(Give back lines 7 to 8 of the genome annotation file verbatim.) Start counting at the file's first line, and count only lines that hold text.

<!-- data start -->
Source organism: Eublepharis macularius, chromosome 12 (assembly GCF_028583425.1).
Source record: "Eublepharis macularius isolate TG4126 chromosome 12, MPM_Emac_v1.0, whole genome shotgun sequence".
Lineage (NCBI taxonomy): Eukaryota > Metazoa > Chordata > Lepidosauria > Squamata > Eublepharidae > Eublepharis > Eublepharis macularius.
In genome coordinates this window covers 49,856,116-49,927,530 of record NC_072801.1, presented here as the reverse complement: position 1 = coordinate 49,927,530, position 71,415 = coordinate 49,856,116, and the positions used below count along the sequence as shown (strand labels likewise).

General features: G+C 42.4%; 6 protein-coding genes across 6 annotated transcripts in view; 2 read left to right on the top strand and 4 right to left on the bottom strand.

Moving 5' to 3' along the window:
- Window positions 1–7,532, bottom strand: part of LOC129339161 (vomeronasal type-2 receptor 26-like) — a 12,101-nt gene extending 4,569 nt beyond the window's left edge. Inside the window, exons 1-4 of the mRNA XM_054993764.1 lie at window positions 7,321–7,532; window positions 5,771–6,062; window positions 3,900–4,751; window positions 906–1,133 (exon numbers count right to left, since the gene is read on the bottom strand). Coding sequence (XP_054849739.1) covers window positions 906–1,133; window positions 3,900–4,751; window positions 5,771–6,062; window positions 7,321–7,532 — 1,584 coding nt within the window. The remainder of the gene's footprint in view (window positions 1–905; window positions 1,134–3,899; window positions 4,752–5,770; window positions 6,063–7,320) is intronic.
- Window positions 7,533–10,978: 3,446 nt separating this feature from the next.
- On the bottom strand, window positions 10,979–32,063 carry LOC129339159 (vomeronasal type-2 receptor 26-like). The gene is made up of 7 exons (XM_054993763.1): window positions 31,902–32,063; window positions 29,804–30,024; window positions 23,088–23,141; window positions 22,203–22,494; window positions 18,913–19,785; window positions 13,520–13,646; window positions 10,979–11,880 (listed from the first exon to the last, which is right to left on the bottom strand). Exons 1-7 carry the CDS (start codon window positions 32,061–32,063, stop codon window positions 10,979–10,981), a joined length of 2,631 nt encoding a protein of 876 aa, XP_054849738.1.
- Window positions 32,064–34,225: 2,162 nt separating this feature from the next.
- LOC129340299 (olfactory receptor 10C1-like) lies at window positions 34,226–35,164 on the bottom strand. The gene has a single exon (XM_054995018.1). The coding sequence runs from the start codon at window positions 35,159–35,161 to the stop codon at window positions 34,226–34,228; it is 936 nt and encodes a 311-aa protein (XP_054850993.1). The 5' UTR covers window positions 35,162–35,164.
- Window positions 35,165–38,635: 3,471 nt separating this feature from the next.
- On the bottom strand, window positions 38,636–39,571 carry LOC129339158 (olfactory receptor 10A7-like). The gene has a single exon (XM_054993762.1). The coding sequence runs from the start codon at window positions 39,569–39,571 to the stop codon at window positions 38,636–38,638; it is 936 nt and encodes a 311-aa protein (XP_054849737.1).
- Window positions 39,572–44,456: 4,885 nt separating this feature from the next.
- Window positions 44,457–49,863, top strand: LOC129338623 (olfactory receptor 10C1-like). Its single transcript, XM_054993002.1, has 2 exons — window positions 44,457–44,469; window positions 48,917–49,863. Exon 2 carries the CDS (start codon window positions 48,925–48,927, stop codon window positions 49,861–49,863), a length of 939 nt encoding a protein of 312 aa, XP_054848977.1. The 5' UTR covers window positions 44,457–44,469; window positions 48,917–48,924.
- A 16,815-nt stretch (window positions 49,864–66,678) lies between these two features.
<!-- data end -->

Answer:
- Window positions 1–7,532, bottom strand: part of LOC129339161 (vomeronasal type-2 receptor 26-like) — a 12,101-nt gene extending 4,569 nt beyond the window's left edge. Inside the window, exons 1-4 of the mRNA XM_054993764.1 lie at window positions 7,321–7,532; window positions 5,771–6,062; window positions 3,900–4,751; window positions 906–1,133 (exon numbers count right to left, since the gene is read on the bottom strand). Coding sequence (XP_054849739.1) covers window positions 906–1,133; window positions 3,900–4,751; window positions 5,771–6,062; window positions 7,321–7,532 — 1,584 coding nt within the window. The remainder of the gene's footprint in view (window positions 1–905; window positions 1,134–3,899; window positions 4,752–5,770; window positions 6,063–7,320) is intronic.
- Window positions 7,533–10,978: 3,446 nt separating this feature from the next.